Economic benefit or commercial gain is fundamental to all the examples of bad faith but paragraph 4(b)(iv) of the Policy is different from the other three in that it focusses more generally on the use to which the domain name is put. The other three include the phrase “you have registered” whereas 4(b)(iv) begins with “by using.” The key elements are that the respondent has 1) “intentionally attempted to attract,” for 2) “commercial gain” by 3) directing the Internet user to an on-line location and thus 4) “creating a likelihood of confusion with the Complainant’s mark as to the source, sponsorship, affiliation, or endorsement of [that on-line] location, or of a product or service [at that] web site or location.” “[U]sing a domain name which incorporates a trademark to offer the products of competitors of the trademark owner is likely to cause confusion among consumers as to the source of products or to confusingly suggest sponsorship by the trademark owner,” Zions Bancorporation v. Randall Comstock, D2010-1095 (WIPO September 8, 2010) (<zionmortgageline.com>).
Proof of actual confusion is not a required element, SAP AG v. UniSAP, Inc., D2009-0297 (WIPO April 28, 2009) (unisap.com>). The Panel makes an assessment of “the objective likelihood of confusion,” Toronto-Dominion Bank v. Karpachev, D2000-1571 (WIPO January15, 2001). It is not bad faith to register a domain name for the purpose of attracting Internet users for commercial gain. Proscribed, rather, is registering the domain name with the intention of taking advantage of the reputation of complainant’s mark. The respondent does not assist its case by diverting Internet users to a non-confusing destination. The respondent infringes the holder’s rights and violates the Policy when it operates a website “intentionally … to attract” Internet users diverted by the complainant.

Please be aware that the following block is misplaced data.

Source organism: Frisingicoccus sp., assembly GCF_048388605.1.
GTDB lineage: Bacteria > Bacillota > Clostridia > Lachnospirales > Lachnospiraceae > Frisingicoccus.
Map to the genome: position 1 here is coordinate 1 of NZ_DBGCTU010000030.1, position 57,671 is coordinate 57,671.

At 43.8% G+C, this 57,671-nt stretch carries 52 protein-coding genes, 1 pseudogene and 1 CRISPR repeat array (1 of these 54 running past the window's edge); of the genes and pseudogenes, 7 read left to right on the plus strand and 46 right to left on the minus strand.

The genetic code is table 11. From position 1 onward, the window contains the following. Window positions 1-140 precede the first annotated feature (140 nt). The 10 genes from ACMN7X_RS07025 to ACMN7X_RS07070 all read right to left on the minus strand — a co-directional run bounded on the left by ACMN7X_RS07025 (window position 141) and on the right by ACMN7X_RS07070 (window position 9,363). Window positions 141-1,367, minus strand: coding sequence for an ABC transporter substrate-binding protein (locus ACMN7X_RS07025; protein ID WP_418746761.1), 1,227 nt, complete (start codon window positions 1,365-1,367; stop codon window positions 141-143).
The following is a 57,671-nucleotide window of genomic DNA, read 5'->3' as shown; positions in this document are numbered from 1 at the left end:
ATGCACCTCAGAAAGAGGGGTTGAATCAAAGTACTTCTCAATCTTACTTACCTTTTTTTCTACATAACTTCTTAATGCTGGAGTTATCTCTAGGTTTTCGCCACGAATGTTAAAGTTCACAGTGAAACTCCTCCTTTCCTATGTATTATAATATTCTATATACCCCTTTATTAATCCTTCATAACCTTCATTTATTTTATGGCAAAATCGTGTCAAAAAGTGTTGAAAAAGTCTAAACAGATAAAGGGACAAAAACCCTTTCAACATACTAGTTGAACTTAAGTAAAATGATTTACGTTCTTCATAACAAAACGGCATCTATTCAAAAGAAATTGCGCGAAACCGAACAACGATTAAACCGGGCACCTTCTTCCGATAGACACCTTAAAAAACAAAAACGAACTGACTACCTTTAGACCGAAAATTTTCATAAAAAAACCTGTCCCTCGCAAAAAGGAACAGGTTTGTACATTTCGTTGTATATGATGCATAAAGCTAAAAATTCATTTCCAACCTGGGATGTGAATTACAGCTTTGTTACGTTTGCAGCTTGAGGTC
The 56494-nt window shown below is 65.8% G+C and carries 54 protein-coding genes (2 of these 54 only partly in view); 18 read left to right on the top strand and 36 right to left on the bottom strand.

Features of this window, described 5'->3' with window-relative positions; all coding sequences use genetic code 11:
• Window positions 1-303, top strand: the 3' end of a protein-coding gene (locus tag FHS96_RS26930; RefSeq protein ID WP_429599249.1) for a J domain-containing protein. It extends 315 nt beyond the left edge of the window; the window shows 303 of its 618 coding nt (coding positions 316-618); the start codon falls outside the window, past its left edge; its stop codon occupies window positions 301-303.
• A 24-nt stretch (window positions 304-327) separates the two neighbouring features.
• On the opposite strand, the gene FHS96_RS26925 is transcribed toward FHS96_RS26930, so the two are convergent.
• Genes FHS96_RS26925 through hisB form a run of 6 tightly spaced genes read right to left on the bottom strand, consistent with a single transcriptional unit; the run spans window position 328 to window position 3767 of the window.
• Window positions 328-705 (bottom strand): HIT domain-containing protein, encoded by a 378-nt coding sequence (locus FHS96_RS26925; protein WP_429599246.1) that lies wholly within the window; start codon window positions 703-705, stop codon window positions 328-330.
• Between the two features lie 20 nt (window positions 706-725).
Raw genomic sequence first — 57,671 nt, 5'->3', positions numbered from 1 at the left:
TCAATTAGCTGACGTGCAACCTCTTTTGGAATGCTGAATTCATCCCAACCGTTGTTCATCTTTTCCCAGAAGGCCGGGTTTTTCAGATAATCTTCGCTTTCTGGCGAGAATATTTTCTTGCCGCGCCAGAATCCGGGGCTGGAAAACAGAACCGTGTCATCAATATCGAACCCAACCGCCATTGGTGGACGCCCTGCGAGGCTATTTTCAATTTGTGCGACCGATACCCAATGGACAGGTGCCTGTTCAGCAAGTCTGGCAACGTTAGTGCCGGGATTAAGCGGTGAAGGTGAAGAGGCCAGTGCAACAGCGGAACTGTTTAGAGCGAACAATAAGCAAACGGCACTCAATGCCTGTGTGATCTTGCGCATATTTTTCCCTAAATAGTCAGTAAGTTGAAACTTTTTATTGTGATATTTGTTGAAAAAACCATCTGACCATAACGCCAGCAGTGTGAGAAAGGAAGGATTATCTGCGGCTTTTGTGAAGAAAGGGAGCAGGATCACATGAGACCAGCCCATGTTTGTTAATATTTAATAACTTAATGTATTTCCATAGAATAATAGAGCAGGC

“Commercial gain” has been construed to mean any use of a domain name by the respondent or its agent that produces an income or equivalent value, presently if active or in the future if inactive. It is broadly defined to include not only gain by the respondent but others in the chain of income from the website. Paragraph 4(b)(iv) “does not require the owner of the domain name to be the entity that commercially gains from any diversion. It is simply a requirement that it is intended that somebody does,” Associated Professional Sleep Societies v. l.c./Li Chow, D2007-0695 (WIPO July 11, 2007).
The element, “likelihood of confusion” – meaning consumer confusion as to the source of goods or services – is a concept familiar from trademark disputes under the Lanham Act, but it is has a narrower application under UDRP jurisprudence. The likelihood that confusion will ensue increases in proportion to the strength of the trademark, but holders of weaker trademarks are no less protected if the evidence establishes the quartet of factors. It is simply that a trademark measured in market strength has a wider zone of protection, making the infringement more obvious. The weaker the trademark the more proof to persuade the Panel of the violation.
In the case of Zions Bancorporation the Panel found “compelling circumstantial evidence that Respondent likely knew of Complainant’s Marks when it registered the Disputed Domain Name. In fact, Complainant offers evidence that Respondent admitted a connection between his website and the Complainant’s Marks by stating that it placed a link on his website as a courtesy to Complainant’s customers.” Nevertheless, and the Respondent’s good intentions notwithstanding, “by placing advertisements on [its] website for competitors of Complainant in order to solicit business that is directly competitive to the services provided by Complainant, Respondent is using the Disputed Domain Name to disrupt the business of Complainant” which is evidence of use in bad faith.